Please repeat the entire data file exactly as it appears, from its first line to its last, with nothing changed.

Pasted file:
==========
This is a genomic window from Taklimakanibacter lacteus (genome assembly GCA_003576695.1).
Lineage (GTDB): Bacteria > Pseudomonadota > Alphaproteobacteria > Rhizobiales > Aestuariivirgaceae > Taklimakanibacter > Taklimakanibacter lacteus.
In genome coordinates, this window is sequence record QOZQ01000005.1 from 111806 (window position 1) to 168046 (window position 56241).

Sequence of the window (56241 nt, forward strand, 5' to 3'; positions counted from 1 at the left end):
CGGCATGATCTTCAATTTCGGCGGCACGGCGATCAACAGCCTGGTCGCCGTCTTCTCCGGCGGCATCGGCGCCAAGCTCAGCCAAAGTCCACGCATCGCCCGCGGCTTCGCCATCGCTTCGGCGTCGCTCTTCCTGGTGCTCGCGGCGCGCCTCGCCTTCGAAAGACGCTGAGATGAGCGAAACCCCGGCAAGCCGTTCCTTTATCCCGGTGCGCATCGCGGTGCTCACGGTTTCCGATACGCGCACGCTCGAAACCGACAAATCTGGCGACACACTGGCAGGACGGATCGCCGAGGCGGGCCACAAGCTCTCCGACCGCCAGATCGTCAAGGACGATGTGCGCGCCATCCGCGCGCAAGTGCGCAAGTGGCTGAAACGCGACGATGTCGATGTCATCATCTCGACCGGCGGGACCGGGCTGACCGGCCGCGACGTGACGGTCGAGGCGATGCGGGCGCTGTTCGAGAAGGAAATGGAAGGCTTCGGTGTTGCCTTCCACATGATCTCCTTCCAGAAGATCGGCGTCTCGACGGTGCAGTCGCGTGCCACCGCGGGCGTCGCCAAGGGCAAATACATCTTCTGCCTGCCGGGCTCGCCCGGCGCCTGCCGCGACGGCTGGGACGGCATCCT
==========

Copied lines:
This is a genomic window from Taklimakanibacter lacteus (genome assembly GCA_003576695.1).
Lineage (GTDB): Bacteria > Pseudomonadota > Alphaproteobacteria > Rhizobiales > Aestuariivirgaceae > Taklimakanibacter > Taklimakanibacter lacteus.
In genome coordinates, this window is sequence record QOZQ01000005.1 from 111806 (window position 1) to 168046 (window position 56241).

Sequence of the window (56241 nt, forward strand, 5' to 3'; positions counted from 1 at the left end):
CGGCATGATCTTCAATTTCGGCGGCACGGCGATCAACAGCCTGGTCGCCGTCTTCTCCGGCGGCATCGGCGCCAAGCTCAGCCAAAGTCCACGCATCGCCCGCGGCTTCGCCATCGCTTCGGCGTCGCTCTTCCTGGTGCTCGCGGCGCGCCTCGCCTTCGAAAGACGCTGAGATGAGCGAAACCCCGGCAAGCCGTTCCTTTATCCCGGTGCGCATCGCGGTGCTCACGGTTTCCGATACGCGCACGCTCGAAACCGACAAATCTGGCGACACACTGGCAGGACGGATCGCCGAGGCGGGCCACAAGCTCTCCGACCGCCAGATCGTCAAGGACGATGTGCGCGCCATCCGCGCGCAAGTGCGCAAGTGGCTGAAACGCGACGATGTCGATGTCATCATCTCGACCGGCGGGACCGGGCTGACCGGCCGCGACGTGACGGTCGAGGCGATGCGGGCGCTGTTCGAGAAGGAAATGGAAGGCTTCGGTGTTGCCTTCCACATGATCTCCTTCCAGAAGATCGGCGTCTCGACGGTGCAGTCGCGTGCCACCGCGGGCGTCGCCAAGGGCAAATACATCTTCTGCCTGCCGGGCTCGCCCGGCGCCTGCCGCGACGGCTGGGACGGCATCCT